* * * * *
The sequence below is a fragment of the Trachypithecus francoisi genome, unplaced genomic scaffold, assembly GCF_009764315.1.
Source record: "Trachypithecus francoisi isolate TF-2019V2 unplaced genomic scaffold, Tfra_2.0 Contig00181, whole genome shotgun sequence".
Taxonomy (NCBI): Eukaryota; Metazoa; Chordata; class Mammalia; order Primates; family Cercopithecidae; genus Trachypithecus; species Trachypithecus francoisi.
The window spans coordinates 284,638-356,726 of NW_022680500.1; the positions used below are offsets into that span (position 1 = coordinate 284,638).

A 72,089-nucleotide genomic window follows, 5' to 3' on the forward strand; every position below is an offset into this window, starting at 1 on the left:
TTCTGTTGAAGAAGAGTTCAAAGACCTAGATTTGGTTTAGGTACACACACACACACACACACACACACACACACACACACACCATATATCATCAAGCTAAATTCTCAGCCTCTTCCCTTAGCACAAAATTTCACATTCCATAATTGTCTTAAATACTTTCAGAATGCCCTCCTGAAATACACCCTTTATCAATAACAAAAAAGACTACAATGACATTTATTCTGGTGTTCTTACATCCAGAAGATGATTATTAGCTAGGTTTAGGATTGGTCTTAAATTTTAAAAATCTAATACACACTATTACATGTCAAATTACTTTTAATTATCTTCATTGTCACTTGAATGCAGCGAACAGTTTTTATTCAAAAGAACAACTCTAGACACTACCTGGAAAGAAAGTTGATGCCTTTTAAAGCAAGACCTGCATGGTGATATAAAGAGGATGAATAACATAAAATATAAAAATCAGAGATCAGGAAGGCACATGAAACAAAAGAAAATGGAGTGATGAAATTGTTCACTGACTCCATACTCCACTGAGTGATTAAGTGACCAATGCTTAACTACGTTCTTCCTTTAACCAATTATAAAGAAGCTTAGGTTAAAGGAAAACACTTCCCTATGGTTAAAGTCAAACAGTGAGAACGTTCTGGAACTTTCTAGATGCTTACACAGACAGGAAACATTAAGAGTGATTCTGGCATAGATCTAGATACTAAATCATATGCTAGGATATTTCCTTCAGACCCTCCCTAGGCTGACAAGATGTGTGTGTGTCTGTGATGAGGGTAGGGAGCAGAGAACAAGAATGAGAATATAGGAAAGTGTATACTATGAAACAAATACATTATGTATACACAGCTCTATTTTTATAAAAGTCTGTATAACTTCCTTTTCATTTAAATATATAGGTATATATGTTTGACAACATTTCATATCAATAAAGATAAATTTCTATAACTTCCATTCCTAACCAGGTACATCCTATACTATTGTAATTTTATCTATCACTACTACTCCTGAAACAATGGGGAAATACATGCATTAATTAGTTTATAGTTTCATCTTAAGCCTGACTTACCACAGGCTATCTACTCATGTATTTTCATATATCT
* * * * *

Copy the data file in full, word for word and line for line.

The sequence below is a fragment of the Trachypithecus francoisi genome, unplaced genomic scaffold, assembly GCF_009764315.1.
Source record: "Trachypithecus francoisi isolate TF-2019V2 unplaced genomic scaffold, Tfra_2.0 Contig00181, whole genome shotgun sequence".
Taxonomy (NCBI): Eukaryota; Metazoa; Chordata; class Mammalia; order Primates; family Cercopithecidae; genus Trachypithecus; species Trachypithecus francoisi.
The window spans coordinates 284,638-356,726 of NW_022680500.1; the positions used below are offsets into that span (position 1 = coordinate 284,638).

A 72,089-nucleotide genomic window follows, 5' to 3' on the forward strand; every position below is an offset into this window, starting at 1 on the left:
TTCTGTTGAAGAAGAGTTCAAAGACCTAGATTTGGTTTAGGTACACACACACACACACACACACACACACACACACACACACCATATATCATCAAGCTAAATTCTCAGCCTCTTCCCTTAGCACAAAATTTCACATTCCATAATTGTCTTAAATACTTTCAGAATGCCCTCCTGAAATACACCCTTTATCAATAACAAAAAAGACTACAATGACATTTATTCTGGTGTTCTTACATCCAGAAGATGATTATTAGCTAGGTTTAGGATTGGTCTTAAATTTTAAAAATCTAATACACACTATTACATGTCAAATTACTTTTAATTATCTTCATTGTCACTTGAATGCAGCGAACAGTTTTTATTCAAAAGAACAACTCTAGACACTACCTGGAAAGAAAGTTGATGCCTTTTAAAGCAAGACCTGCATGGTGATATAAAGAGGATGAATAACATAAAATATAAAAATCAGAGATCAGGAAGGCACATGAAACAAAAGAAAATGGAGTGATGAAATTGTTCACTGACTCCATACTCCACTGAGTGATTAAGTGACCAATGCTTAACTACGTTCTTCCTTTAACCAATTATAAAGAAGCTTAGGTTAAAGGAAAACACTTCCCTATGGTTAAAGTCAAACAGTGAGAACGTTCTGGAACTTTCTAGATGCTTACACAGACAGGAAACATTAAGAGTGATTCTGGCATAGATCTAGATACTAAATCATATGCTAGGATATTTCCTTCAGACCCTCCCTAGGCTGACAAGATGTGTGTGTGTCTGTGATGAGGGTAGGGAGCAGAGAACAAGAATGAGAATATAGGAAAGTGTATACTATGAAACAAATACATTATGTATACACAGCTCTATTTTTATAAAAGTCTGTATAACTTCCTTTTCATTTAAATATATAGGTATATATGTTTGACAACATTTCATATCAATAAAGATAAATTTCTATAACTTCCATTCCTAACCAGGTACATCCTATACTATTGTAATTTTATCTATCACTACTACTCCTGAAACAATGGGGAAATACATGCATTAATTAGTTTATAGTTTCATCTTAAGCCTGACTTACCACAGGCTATCTACTCATGTATTTTCATATATCT